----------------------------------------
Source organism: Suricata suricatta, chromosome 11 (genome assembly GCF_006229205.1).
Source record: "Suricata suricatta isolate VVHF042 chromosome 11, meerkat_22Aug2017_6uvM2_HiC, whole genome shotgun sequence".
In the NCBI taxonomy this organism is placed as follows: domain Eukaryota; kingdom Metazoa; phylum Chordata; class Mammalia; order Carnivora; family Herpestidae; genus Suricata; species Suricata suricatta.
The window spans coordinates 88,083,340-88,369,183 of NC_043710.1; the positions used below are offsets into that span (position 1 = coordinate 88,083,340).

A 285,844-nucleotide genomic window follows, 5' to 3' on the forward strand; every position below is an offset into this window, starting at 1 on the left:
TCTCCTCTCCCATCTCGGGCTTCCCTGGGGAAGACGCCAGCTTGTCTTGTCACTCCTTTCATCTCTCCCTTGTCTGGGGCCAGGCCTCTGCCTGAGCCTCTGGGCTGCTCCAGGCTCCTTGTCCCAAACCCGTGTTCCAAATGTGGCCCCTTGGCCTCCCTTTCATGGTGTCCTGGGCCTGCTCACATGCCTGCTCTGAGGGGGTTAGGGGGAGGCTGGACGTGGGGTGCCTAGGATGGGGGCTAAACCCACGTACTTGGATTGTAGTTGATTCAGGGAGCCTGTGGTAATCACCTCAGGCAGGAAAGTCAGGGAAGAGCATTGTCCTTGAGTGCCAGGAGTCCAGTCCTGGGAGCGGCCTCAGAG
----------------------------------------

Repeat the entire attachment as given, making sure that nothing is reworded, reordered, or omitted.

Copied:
Source organism: Suricata suricatta, chromosome 11 (genome assembly GCF_006229205.1).
Source record: "Suricata suricatta isolate VVHF042 chromosome 11, meerkat_22Aug2017_6uvM2_HiC, whole genome shotgun sequence".
In the NCBI taxonomy this organism is placed as follows: domain Eukaryota; kingdom Metazoa; phylum Chordata; class Mammalia; order Carnivora; family Herpestidae; genus Suricata; species Suricata suricatta.
The window spans coordinates 88,083,340-88,369,183 of NC_043710.1; the positions used below are offsets into that span (position 1 = coordinate 88,083,340).

A 285,844-nucleotide genomic window follows, 5' to 3' on the forward strand; every position below is an offset into this window, starting at 1 on the left:
TCTCCTCTCCCATCTCGGGCTTCCCTGGGGAAGACGCCAGCTTGTCTTGTCACTCCTTTCATCTCTCCCTTGTCTGGGGCCAGGCCTCTGCCTGAGCCTCTGGGCTGCTCCAGGCTCCTTGTCCCAAACCCGTGTTCCAAATGTGGCCCCTTGGCCTCCCTTTCATGGTGTCCTGGGCCTGCTCACATGCCTGCTCTGAGGGGGTTAGGGGGAGGCTGGACGTGGGGTGCCTAGGATGGGGGCTAAACCCACGTACTTGGATTGTAGTTGATTCAGGGAGCCTGTGGTAATCACCTCAGGCAGGAAAGTCAGGGAAGAGCATTGTCCTTGAGTGCCAGGAGTCCAGTCCTGGGAGCGGCCTCAGAG